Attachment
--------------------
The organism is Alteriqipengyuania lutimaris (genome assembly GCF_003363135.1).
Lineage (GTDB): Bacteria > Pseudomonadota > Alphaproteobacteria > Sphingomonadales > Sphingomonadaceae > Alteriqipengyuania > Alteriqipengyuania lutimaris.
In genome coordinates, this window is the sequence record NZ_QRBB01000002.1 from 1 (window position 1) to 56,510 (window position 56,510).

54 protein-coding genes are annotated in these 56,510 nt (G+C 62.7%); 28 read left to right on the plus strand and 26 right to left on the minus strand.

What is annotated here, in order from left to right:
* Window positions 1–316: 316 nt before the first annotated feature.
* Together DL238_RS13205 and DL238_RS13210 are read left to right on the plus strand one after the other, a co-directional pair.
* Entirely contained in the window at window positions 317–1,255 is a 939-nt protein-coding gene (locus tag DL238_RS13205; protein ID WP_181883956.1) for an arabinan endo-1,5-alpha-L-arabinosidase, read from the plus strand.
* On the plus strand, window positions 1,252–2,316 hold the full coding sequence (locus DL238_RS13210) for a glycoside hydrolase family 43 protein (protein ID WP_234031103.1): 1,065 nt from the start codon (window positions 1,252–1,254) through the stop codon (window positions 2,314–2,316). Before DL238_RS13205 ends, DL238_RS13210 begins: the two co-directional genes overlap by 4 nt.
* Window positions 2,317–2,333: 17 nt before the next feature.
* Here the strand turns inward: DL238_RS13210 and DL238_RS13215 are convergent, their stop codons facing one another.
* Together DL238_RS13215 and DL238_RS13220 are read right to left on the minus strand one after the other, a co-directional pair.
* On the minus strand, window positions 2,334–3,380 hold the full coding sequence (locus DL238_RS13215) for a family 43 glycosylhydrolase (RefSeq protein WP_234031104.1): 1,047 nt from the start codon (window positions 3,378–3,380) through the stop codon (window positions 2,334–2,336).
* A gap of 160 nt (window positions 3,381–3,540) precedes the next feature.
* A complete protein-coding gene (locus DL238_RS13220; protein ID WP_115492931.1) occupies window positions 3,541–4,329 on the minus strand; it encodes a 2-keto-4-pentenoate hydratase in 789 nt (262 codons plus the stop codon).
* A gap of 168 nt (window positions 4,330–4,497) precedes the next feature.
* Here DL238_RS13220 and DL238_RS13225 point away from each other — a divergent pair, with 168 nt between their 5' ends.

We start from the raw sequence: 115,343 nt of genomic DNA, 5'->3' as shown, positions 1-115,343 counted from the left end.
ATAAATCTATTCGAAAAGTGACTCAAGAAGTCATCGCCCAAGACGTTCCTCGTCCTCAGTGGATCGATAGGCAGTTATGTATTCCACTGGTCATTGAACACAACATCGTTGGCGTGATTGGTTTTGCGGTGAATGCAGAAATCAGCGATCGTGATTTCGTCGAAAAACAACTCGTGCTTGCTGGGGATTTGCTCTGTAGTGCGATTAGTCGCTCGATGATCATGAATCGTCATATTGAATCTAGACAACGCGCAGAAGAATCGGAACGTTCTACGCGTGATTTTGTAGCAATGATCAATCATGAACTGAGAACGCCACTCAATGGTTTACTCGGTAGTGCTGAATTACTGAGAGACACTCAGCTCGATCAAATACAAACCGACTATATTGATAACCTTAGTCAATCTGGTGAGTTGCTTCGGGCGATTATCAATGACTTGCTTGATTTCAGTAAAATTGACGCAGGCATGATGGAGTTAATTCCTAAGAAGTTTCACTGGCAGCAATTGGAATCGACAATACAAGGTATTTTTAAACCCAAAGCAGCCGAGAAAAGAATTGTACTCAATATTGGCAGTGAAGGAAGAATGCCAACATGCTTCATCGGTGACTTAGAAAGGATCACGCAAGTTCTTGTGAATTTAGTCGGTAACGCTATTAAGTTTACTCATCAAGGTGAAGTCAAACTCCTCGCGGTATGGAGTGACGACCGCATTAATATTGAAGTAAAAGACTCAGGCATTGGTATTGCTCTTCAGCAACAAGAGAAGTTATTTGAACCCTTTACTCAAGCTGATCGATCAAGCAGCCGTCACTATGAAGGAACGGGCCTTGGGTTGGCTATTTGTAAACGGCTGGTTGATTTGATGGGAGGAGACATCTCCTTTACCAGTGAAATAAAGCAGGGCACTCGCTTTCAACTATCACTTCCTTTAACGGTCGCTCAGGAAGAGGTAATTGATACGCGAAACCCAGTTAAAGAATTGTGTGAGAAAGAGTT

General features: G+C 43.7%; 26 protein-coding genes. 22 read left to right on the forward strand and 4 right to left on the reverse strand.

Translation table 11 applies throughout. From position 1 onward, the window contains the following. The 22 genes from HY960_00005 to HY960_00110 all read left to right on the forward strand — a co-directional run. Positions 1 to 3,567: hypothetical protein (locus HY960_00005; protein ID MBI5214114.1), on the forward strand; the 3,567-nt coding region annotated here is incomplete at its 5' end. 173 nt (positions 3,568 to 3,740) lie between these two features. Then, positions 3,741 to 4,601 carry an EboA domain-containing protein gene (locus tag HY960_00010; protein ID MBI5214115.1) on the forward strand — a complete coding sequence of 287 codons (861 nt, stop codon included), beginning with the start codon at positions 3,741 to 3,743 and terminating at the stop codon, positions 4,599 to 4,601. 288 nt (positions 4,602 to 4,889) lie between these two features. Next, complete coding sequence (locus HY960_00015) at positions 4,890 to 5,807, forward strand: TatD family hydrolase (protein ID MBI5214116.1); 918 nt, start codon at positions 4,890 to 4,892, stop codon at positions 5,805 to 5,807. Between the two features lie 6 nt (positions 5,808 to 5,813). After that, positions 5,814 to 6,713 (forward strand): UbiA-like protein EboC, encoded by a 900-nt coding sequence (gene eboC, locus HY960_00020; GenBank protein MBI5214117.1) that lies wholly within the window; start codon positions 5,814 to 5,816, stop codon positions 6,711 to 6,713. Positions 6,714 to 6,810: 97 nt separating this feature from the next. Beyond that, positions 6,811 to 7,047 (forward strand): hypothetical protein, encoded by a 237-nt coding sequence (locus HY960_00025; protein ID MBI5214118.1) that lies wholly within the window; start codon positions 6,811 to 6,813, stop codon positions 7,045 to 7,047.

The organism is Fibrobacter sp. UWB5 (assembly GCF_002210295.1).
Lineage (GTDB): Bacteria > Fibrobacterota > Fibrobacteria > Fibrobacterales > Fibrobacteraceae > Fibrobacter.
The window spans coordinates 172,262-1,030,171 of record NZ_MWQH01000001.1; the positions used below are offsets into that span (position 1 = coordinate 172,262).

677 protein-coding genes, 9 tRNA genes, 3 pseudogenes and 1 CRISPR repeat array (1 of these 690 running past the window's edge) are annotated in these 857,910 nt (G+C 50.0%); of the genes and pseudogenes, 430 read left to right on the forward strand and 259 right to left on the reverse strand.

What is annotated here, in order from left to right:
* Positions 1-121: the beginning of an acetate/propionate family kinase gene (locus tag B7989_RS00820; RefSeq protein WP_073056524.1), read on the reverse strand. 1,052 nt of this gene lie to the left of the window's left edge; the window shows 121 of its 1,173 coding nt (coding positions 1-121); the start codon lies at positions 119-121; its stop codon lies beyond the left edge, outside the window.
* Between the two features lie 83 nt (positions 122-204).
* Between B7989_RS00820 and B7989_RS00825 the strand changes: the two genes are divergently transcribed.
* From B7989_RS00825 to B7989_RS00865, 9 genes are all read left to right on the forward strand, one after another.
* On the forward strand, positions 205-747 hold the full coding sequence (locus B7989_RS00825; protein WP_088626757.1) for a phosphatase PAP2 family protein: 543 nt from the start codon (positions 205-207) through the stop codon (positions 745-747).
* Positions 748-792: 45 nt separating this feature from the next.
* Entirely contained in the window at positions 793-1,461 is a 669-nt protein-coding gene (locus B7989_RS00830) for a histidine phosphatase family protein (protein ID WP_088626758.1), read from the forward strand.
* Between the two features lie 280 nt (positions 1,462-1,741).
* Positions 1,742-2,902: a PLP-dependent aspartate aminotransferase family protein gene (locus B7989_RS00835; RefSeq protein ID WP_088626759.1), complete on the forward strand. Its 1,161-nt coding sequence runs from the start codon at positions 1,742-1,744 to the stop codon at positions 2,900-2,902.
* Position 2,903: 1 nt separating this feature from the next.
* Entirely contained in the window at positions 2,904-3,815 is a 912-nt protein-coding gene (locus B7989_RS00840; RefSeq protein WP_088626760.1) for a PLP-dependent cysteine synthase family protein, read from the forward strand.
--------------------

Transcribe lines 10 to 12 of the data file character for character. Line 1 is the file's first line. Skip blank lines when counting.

* Window positions 2,317–2,333: 17 nt before the next feature.
* Here the strand turns inward: DL238_RS13210 and DL238_RS13215 are convergent, their stop codons facing one another.
* Together DL238_RS13215 and DL238_RS13220 are read right to left on the minus strand one after the other, a co-directional pair.